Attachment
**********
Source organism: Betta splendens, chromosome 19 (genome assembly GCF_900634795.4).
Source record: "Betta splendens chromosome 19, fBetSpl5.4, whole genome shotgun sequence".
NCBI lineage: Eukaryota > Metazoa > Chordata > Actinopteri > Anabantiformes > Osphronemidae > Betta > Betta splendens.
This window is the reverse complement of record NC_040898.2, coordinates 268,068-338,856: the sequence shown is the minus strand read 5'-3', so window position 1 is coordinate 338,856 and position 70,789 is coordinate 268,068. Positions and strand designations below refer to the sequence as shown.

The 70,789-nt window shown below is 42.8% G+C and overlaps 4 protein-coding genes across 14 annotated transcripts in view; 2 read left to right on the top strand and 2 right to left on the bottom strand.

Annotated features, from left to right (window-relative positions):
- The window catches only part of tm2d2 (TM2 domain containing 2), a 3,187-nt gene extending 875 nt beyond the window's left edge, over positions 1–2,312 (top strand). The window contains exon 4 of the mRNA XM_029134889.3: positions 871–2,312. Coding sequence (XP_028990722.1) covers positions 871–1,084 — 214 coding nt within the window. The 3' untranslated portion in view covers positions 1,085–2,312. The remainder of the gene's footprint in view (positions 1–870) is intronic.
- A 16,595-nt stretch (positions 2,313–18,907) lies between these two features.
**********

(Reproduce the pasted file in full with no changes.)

Source organism: Betta splendens, chromosome 19 (genome assembly GCF_900634795.4).
Source record: "Betta splendens chromosome 19, fBetSpl5.4, whole genome shotgun sequence".
NCBI lineage: Eukaryota > Metazoa > Chordata > Actinopteri > Anabantiformes > Osphronemidae > Betta > Betta splendens.
This window is the reverse complement of record NC_040898.2, coordinates 268,068-338,856: the sequence shown is the minus strand read 5'-3', so window position 1 is coordinate 338,856 and position 70,789 is coordinate 268,068. Positions and strand designations below refer to the sequence as shown.

The 70,789-nt window shown below is 42.8% G+C and overlaps 4 protein-coding genes across 14 annotated transcripts in view; 2 read left to right on the top strand and 2 right to left on the bottom strand.

Annotated features, from left to right (window-relative positions):
- The window catches only part of tm2d2 (TM2 domain containing 2), a 3,187-nt gene extending 875 nt beyond the window's left edge, over positions 1–2,312 (top strand). The window contains exon 4 of the mRNA XM_029134889.3: positions 871–2,312. Coding sequence (XP_028990722.1) covers positions 871–1,084 — 214 coding nt within the window. The 3' untranslated portion in view covers positions 1,085–2,312. The remainder of the gene's footprint in view (positions 1–870) is intronic.
- A 16,595-nt stretch (positions 2,313–18,907) lies between these two features.